The Jao society and family relationships are very complex and I was reminded, by that complexity, of the society Frank Herbert created in Dune where it took me two or three readings of the book to really understand what was happening and why. Here things become clear more quickly than that, but the story of a “good” Jao and a “bad” Jao and the sour relationships between their clans also reminded me of the Atraides and Harkonnen families in Dune and it became clear that this book was largely to be the story where events were governed by that relationship. And, as with Dune, I found myself taking sides and becoming invested in the characters.
While I enjoyed the book a great deal it was not until the epilogue that things really made sense. The explanations of how and why things turned out as they did turned an OK 4 star book into a very good 5 star book for me. Suddenly things were much clearer and the story no longer seemed as predictable as it did up to that point.
Chris Patton’s reading is very good. There is no stumbling over names and relationships and the narration never got in the way of the story. I found the book so enjoyable that I decided that I would buy the second in the series without waiting to see how many books there will be. Normally I would want to be sure I could actually get all of the volumes, but this book was so much fun that I decided to go ahead without waiting.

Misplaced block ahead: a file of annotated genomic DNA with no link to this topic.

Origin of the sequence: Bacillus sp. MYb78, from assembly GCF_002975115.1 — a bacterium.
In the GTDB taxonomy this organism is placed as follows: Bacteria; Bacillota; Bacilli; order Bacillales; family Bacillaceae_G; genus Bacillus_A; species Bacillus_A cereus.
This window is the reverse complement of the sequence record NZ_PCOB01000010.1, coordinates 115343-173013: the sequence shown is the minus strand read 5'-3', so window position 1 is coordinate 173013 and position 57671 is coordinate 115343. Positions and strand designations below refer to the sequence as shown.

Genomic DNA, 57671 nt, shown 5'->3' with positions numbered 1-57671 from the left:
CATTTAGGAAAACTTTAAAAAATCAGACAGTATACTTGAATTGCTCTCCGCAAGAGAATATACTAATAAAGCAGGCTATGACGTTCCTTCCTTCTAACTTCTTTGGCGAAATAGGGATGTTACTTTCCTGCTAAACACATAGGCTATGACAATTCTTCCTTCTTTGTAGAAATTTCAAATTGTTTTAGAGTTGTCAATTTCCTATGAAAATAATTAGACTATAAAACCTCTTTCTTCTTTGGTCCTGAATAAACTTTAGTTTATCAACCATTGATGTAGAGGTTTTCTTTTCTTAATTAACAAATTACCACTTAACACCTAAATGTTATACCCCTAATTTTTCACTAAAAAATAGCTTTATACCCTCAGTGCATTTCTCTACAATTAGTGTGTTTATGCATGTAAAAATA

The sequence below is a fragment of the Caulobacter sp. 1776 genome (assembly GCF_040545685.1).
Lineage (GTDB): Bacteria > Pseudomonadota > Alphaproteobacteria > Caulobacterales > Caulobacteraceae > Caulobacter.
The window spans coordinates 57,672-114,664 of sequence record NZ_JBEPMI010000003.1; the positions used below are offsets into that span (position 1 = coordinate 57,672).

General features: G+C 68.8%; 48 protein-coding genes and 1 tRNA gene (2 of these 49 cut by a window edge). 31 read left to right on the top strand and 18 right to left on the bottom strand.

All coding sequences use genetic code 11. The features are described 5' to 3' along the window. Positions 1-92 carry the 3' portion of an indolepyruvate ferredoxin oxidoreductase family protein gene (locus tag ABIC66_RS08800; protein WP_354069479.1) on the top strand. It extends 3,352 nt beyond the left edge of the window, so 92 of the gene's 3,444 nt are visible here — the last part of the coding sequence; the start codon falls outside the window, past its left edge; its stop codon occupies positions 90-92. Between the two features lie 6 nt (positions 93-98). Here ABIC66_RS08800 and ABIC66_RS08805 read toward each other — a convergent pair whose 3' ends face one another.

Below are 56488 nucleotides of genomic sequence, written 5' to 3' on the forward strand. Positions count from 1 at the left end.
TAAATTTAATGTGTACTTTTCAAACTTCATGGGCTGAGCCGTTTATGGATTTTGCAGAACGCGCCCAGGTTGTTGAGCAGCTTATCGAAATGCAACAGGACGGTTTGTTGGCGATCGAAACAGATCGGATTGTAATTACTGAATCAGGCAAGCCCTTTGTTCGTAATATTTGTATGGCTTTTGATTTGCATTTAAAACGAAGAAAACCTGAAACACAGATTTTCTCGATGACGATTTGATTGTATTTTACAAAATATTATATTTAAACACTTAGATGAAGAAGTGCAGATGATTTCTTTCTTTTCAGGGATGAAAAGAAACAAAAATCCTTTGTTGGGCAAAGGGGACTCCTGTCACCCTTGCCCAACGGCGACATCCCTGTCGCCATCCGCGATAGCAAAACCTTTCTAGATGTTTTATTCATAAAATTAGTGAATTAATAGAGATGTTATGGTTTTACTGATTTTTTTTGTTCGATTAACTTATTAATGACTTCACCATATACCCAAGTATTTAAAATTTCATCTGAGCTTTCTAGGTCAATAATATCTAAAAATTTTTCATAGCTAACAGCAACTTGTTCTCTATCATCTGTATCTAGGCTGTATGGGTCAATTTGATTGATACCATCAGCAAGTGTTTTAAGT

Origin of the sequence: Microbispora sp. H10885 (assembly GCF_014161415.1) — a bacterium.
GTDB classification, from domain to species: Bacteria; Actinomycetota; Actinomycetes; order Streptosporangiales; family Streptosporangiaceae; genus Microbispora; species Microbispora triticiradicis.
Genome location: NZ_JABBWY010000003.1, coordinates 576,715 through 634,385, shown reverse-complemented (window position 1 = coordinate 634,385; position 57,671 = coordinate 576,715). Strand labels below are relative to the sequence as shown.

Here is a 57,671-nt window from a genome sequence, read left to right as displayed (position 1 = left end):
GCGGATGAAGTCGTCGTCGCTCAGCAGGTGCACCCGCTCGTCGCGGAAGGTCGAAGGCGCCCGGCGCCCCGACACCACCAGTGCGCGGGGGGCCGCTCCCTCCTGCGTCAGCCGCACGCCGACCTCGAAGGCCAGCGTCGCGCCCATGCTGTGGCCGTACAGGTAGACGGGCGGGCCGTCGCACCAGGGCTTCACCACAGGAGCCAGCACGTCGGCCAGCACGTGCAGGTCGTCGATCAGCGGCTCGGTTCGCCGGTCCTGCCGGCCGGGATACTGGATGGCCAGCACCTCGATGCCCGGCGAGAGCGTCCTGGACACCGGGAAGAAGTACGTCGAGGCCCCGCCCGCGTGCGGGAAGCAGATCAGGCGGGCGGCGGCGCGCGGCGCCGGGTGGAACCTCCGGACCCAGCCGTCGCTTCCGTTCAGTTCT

I recommend this book as a relaxing “read”. It is not a “serious” book as, say, Dune is, but it is a lot of fun.
1*=I didn't like it..... 2*=It was OK...... 3*=It was good but I will never read it again.......... 4*=Maybe I will read it again in the future.............. 5*=I will definitely read it again(maybe more than once)
Earth is conquered by alien race "Jao", as the book progresses we find out that some time ago Jao were slaves of a race which used them as soldiers. We find out that Jao were created and modified by that race. And now that race wants to destroy all sentience in the universe.
Because of that genetic tinkering, Jao do not have much of creativity, and original ideas, but they possess "the Flow" sense of time which almost feels like precognition.
Perhaps humans and Jao have something to learn from each other
Eric Flint seems to write more books with a co-author than by himself. When he writes with a good author like David Weber, the books tend to be really good. But when he writes with a bad co-author like some of those in his 1632 series, the books are bad. So I guess I've sort of thought that maybe Eric Flint has great ideas but can't carry them off without help. I guess that could still be the case, because once again, he wrote this book with a co-author. But this is one of his books that really works.